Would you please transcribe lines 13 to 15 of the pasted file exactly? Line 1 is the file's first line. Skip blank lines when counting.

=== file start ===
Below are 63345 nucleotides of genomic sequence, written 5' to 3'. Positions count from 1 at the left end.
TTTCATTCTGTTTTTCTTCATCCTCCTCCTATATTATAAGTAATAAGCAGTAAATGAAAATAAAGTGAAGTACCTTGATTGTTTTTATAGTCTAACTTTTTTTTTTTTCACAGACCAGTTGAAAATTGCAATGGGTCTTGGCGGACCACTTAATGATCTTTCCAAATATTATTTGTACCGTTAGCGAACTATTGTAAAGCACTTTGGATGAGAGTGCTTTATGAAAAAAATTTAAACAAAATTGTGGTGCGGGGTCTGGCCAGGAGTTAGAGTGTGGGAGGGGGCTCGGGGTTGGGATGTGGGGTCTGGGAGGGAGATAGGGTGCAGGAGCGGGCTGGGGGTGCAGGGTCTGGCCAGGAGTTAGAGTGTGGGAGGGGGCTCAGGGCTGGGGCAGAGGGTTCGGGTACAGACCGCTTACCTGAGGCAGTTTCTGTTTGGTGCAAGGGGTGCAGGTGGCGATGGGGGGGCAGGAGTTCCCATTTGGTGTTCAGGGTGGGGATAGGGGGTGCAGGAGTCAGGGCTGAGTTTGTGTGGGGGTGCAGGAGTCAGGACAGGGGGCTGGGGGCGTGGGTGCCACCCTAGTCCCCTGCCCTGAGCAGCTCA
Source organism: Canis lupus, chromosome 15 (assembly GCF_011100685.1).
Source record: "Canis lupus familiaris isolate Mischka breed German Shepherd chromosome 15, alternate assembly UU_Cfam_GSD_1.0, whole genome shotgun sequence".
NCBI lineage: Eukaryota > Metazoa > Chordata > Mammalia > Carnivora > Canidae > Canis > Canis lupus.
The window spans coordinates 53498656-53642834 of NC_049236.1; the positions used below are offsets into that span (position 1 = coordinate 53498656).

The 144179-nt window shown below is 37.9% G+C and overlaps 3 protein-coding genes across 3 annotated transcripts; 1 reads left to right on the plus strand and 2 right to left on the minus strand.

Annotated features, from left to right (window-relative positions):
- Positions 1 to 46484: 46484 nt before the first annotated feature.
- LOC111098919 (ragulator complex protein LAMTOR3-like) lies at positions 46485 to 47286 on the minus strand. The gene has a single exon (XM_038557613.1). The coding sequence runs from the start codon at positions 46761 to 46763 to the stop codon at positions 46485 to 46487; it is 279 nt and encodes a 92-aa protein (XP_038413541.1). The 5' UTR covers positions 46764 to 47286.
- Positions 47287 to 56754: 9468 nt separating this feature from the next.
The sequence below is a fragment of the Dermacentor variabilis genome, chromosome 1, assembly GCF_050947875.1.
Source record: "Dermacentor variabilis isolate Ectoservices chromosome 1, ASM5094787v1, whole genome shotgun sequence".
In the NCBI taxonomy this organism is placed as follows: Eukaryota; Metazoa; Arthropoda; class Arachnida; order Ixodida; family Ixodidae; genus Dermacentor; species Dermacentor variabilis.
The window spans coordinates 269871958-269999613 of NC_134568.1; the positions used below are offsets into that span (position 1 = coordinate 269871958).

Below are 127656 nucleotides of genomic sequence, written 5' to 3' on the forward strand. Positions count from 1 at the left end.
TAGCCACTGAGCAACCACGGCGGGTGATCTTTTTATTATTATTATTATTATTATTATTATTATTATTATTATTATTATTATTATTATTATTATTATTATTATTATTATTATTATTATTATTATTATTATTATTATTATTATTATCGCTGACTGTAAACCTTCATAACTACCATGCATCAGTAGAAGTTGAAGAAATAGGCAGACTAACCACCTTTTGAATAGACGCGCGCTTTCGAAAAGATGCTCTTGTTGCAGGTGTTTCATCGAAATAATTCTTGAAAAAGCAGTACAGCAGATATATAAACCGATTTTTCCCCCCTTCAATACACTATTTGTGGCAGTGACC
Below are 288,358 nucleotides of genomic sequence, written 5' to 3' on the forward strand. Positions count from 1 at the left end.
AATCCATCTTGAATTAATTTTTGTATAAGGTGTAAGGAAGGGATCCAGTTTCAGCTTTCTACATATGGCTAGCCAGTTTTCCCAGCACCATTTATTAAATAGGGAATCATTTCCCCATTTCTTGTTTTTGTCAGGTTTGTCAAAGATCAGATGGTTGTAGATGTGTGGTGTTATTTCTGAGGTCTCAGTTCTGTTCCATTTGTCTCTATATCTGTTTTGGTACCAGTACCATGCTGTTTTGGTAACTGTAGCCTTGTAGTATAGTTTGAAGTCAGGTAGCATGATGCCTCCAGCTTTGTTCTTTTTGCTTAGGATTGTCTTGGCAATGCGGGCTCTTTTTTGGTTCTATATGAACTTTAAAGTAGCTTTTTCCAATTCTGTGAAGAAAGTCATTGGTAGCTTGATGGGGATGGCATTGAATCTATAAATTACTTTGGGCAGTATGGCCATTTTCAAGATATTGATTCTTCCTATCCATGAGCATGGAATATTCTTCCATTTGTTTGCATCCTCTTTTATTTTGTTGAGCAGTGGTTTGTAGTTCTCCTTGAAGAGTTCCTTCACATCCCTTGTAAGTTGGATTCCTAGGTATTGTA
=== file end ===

Source record: "Dermacentor variabilis isolate Ectoservices chromosome 1, ASM5094787v1, whole genome shotgun sequence".
In the NCBI taxonomy this organism is placed as follows: Eukaryota; Metazoa; Arthropoda; class Arachnida; order Ixodida; family Ixodidae; genus Dermacentor; species Dermacentor variabilis.
The window spans coordinates 269871958-269999613 of NC_134568.1; the positions used below are offsets into that span (position 1 = coordinate 269871958).